However, out of two equally wide kayaks, the longer one will be faster and more efficient, particularly on longer distances. Shorter kayaks can never achieve more than 2 mph, while larger can travel at 4 mph or even 5 mph or 6 mph.

Stability and Maneuverability Differences

If the previous section had longer kayaks as the clear winners because of their combination of length and narrowness, the stability and maneuverability battle will balance the scales. Shorter kayaks are the ones that thrive here as they are much more stable as well as more maneuverable.

These things are important for much specific kayaking uses, like fishing and hunting for example. Also, the fact that they turn more easily is crucial for narrow spaces and quick moves that are typical of whitewater and rapids.

The fact that longer kayaks need more effort to turn should be obvious. They require a bigger pivot and more paddling strokes to make a U-turn, or even a slight turn to the side. While they are great for fast straight-line paddling, sharp turns are not their thing.

If you want this, pick a short kayak. Beginners usually go for shorter varieties because they are stable and easier to turn. They handle rougher conditions much better, especially strong wind gusts and larger waves.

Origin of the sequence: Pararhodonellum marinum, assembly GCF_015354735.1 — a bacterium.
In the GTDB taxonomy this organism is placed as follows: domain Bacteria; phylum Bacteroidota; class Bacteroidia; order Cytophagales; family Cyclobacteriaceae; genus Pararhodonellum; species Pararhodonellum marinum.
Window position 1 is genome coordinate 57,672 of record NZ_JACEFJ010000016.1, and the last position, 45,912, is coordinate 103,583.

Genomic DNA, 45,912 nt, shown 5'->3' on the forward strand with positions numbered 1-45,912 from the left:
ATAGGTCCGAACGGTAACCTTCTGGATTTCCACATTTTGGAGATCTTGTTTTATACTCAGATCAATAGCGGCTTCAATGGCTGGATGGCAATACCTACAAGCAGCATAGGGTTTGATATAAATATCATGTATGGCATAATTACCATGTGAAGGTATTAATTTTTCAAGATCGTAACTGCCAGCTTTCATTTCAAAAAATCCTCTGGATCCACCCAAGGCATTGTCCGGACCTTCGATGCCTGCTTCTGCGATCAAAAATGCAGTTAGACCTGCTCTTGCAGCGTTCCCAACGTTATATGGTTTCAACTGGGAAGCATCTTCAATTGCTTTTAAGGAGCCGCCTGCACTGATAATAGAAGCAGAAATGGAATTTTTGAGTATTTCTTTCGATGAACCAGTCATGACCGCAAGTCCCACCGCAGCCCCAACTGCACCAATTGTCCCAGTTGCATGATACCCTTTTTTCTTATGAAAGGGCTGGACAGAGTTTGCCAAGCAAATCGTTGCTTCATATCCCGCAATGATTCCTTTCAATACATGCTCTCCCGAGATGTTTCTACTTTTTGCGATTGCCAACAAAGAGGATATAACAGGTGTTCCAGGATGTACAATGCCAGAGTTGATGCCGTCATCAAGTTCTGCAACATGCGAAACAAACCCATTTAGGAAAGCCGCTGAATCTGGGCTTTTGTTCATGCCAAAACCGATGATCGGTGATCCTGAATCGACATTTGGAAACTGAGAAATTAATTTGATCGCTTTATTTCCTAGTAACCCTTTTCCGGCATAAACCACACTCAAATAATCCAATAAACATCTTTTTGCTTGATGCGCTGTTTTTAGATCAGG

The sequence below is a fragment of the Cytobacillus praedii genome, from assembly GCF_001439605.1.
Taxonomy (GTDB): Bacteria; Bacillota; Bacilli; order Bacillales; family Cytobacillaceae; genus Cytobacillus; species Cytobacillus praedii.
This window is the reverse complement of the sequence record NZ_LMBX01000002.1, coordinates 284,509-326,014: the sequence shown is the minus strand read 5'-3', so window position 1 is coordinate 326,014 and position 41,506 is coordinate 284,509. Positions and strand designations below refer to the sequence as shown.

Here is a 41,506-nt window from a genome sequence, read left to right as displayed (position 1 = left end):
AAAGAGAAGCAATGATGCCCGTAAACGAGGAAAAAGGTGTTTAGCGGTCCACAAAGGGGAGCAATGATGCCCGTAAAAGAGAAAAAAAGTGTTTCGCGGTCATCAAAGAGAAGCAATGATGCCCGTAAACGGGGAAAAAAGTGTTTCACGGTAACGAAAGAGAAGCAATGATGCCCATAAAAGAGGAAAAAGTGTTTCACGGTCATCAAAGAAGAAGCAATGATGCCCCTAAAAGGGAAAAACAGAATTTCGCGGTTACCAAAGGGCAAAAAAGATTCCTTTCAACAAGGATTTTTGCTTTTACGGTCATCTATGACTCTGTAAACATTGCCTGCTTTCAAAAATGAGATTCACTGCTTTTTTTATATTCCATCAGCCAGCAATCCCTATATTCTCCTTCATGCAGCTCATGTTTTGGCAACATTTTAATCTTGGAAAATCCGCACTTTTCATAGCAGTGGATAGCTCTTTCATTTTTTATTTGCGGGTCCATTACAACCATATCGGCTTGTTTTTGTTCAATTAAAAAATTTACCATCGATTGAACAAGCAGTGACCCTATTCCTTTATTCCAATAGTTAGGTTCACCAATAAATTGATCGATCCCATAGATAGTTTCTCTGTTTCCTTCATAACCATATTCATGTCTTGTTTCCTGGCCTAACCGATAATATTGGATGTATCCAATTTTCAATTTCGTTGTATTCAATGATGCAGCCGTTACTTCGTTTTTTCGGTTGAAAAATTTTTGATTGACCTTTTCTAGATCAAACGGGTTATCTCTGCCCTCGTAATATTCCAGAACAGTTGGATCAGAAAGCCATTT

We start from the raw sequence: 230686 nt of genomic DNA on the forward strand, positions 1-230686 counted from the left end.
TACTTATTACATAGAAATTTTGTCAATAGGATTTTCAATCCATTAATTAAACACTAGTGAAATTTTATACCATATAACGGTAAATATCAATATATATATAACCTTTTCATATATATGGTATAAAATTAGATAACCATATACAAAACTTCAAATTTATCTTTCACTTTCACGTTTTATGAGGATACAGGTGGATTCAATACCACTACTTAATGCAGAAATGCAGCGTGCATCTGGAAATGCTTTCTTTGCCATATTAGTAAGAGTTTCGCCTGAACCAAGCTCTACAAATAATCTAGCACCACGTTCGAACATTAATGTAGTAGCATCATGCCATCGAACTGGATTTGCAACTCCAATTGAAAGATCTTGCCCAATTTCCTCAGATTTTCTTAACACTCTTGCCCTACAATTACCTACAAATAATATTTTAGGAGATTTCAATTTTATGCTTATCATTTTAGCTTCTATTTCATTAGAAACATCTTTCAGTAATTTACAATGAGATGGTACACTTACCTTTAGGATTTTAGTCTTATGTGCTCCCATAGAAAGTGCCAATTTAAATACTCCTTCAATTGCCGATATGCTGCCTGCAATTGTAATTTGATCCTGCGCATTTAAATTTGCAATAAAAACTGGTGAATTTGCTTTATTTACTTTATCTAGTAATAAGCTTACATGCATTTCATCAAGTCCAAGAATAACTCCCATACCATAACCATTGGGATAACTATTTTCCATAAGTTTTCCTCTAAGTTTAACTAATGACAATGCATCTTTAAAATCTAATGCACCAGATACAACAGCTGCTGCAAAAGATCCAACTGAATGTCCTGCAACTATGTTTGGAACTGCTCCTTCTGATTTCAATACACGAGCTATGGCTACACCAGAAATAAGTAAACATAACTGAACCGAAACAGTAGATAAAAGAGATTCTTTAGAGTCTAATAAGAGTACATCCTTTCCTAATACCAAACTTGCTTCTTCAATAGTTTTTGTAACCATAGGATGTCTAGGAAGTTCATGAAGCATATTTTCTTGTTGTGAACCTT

Storage Space and Comfort of the Cockpit


In about 99% of cases, the bigger the kayak, the more space it has both for extra passengers and for storage. It is a no-brainer really, but it needs to be mentioned. Not all storage is the same however, and not all kayaks make use of the same type of storage.

As it turns out, total length does not always directly translate to more space with certain kayak types.

It is much more important here whether the kayak is a sit-inside variety or a sit-on-top variety. The former have some depth to them and a dedicated seat in the cockpit. You sit for the entirety of the kayaking session with your knees bent in front of you.

The seat is usually comfortable, ergonomic, adjustable, and removable, with cushioning and a backrest. These kayaks are typically shorter, between 8 and 10 feet in length in most cases.

On the other hand, the sit-on-top variety is wider but longer, which disrupts the aforementioned formula of long kayaks being narrower. It matters what type of kayak it is also, not just what length it is.